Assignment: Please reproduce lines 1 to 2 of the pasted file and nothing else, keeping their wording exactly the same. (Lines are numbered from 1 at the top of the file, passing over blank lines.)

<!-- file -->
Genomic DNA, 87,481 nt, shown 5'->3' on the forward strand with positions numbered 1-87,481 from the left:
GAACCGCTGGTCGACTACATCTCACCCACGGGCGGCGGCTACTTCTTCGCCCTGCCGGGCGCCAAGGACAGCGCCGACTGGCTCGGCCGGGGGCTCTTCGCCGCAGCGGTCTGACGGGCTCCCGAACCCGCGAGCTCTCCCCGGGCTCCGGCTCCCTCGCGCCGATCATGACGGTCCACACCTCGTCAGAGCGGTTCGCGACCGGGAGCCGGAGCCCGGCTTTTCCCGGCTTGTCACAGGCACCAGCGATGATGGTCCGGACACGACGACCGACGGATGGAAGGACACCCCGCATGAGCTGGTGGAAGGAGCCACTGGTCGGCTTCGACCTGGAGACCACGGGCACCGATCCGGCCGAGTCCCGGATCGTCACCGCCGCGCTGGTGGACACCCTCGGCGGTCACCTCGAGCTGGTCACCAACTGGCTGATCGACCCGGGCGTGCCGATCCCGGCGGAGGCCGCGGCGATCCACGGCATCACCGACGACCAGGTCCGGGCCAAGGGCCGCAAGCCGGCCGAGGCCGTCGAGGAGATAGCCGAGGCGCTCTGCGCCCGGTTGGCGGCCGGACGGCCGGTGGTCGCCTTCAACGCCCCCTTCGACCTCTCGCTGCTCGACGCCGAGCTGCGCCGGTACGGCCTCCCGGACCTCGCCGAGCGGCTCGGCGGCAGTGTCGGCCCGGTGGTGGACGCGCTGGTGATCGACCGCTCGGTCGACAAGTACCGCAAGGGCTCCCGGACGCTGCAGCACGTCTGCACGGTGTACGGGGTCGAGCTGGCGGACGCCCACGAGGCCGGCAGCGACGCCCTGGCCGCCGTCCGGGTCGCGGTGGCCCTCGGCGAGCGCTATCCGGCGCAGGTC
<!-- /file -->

Genomic DNA, 87,481 nt, shown 5'->3' on the forward strand with positions numbered 1-87,481 from the left:
GAACCGCTGGTCGACTACATCTCACCCACGGGCGGCGGCTACTTCTTCGCCCTGCCGGGCGCCAAGGACAGCGCCGACTGGCTCGGCCGGGGGCTCTTCGCCGCAGCGGTCTGACGGGCTCCCGAACCCGCGAGCTCTCCCCGGGCTCCGGCTCCCTCGCGCCGATCATGACGGTCCACACCTCGTCAGAGCGGTTCGCGACCGGGAGCCGGAGCCCGGCTTTTCCCGGCTTGTCACAGGCACCAGCGATGATGGTCCGGACACGACGACCGACGGATGGAAGGACACCCCGCATGAGCTGGTGGAAGGAGCCACTGGTCGGCTTCGACCTGGAGACCACGGGCACCGATCCGGCCGAGTCCCGGATCGTCACCGCCGCGCTGGTGGACACCCTCGGCGGTCACCTCGAGCTGGTCACCAACTGGCTGATCGACCCGGGCGTGCCGATCCCGGCGGAGGCCGCGGCGATCCACGGCATCACCGACGACCAGGTCCGGGCCAAGGGCCGCAAGCCGGCCGAGGCCGTCGAGGAGATAGCCGAGGCGCTCTGCGCCCGGTTGGCGGCCGGACGGCCGGTGGTCGCCTTCAACGCCCCCTTCGACCTCTCGCTGCTCGACGCCGAGCTGCGCCGGTACGGCCTCCCGGACCTCGCCGAGCGGCTCGGCGGCAGTGTCGGCCCGGTGGTGGACGCGCTGGTGATCGACCGCTCGGTCGACAAGTACCGCAAGGGCTCCCGGACGCTGCAGCACGTCTGCACGGTGTACGGGGTCGAGCTGGCGGACGCCCACGAGGCCGGCAGCGACGCCCTGGCCGCCGTCCGGGTCGCGGTGGCCCTCGGCGAGCGCTATCCGGCGCAGGTC